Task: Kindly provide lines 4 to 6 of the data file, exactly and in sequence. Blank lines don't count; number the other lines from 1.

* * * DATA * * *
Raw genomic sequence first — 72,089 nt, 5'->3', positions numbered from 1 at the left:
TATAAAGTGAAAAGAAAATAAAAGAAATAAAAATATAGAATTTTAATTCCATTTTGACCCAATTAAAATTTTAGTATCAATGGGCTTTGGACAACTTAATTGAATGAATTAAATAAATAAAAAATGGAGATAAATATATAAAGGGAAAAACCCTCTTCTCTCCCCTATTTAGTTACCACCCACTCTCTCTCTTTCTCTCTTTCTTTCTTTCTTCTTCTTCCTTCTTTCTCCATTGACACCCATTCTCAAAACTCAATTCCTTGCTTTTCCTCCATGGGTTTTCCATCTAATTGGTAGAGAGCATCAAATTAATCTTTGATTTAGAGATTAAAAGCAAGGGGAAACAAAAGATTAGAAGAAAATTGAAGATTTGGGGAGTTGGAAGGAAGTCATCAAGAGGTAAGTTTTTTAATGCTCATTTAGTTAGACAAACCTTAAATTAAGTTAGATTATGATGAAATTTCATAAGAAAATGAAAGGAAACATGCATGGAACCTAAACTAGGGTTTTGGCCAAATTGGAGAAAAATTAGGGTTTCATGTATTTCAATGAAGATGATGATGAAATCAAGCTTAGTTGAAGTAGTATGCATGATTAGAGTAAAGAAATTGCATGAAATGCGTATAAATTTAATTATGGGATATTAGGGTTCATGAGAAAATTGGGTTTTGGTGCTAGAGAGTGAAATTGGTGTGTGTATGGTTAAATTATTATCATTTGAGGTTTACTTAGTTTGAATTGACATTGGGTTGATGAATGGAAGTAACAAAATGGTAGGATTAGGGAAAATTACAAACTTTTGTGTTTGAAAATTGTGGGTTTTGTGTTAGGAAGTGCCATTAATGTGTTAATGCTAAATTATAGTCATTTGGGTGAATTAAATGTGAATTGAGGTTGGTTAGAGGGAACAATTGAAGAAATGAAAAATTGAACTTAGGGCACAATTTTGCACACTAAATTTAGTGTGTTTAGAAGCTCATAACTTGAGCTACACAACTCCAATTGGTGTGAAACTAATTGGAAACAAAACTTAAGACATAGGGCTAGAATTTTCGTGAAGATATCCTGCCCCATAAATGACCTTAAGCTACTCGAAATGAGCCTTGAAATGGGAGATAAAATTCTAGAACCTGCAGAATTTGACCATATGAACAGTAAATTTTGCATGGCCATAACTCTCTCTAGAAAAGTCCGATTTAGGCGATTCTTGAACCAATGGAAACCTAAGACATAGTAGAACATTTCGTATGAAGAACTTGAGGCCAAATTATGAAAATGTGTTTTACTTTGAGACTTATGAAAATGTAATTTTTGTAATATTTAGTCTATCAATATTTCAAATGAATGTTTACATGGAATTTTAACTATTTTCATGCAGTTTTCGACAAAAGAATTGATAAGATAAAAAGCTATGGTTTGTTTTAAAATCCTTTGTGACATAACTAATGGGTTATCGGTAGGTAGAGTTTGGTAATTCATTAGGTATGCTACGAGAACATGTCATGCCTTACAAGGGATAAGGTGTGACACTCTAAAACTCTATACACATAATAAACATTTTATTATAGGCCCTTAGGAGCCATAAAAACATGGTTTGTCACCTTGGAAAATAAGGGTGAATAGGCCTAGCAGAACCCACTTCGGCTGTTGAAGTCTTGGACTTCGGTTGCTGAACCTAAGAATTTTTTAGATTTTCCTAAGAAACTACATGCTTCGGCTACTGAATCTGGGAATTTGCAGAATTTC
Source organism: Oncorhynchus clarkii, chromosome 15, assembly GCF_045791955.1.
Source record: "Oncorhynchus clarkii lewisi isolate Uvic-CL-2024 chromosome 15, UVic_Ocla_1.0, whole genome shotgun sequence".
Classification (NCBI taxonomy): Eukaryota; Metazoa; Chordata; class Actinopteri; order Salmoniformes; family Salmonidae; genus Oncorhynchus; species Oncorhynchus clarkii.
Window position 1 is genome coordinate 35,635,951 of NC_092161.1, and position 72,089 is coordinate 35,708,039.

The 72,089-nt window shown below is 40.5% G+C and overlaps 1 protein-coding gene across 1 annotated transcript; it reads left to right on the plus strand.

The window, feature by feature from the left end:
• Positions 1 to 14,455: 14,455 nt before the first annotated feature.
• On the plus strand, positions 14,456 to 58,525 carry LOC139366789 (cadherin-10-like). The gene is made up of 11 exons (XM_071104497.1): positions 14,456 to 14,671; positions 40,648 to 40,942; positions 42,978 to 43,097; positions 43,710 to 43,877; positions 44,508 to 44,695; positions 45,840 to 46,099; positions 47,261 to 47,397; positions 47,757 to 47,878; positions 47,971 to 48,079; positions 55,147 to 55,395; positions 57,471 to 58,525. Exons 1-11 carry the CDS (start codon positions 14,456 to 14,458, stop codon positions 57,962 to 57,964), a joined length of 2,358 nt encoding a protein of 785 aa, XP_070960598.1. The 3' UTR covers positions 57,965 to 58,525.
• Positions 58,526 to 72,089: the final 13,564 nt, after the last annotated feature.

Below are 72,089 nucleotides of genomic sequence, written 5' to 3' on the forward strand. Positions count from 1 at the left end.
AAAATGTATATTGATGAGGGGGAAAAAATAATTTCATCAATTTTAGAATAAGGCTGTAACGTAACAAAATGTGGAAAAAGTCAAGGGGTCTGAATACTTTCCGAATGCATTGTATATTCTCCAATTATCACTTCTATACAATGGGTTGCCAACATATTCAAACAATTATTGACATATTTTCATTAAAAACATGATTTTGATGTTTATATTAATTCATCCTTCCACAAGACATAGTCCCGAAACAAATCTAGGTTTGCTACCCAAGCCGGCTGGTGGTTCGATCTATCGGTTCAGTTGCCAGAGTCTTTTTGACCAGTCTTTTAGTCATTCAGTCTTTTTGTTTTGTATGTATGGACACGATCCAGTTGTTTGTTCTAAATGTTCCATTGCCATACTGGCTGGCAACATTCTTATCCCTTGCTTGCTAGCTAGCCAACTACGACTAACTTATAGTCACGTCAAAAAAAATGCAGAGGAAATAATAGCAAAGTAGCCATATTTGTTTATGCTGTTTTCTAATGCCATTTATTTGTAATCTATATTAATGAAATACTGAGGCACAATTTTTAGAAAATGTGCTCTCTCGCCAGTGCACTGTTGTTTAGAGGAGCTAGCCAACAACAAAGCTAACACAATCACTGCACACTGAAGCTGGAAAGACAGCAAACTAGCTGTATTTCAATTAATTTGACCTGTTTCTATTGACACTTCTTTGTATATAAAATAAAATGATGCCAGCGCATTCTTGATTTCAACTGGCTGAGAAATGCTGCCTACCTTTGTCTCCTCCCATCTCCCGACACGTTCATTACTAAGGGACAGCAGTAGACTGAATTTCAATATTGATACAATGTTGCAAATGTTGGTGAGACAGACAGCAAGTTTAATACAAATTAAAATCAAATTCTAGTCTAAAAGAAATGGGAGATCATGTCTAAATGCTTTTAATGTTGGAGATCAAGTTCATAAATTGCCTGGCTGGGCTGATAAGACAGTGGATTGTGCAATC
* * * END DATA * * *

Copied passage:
Source record: "Oncorhynchus clarkii lewisi isolate Uvic-CL-2024 chromosome 15, UVic_Ocla_1.0, whole genome shotgun sequence".
Classification (NCBI taxonomy): Eukaryota; Metazoa; Chordata; class Actinopteri; order Salmoniformes; family Salmonidae; genus Oncorhynchus; species Oncorhynchus clarkii.
Window position 1 is genome coordinate 35,635,951 of NC_092161.1, and position 72,089 is coordinate 35,708,039.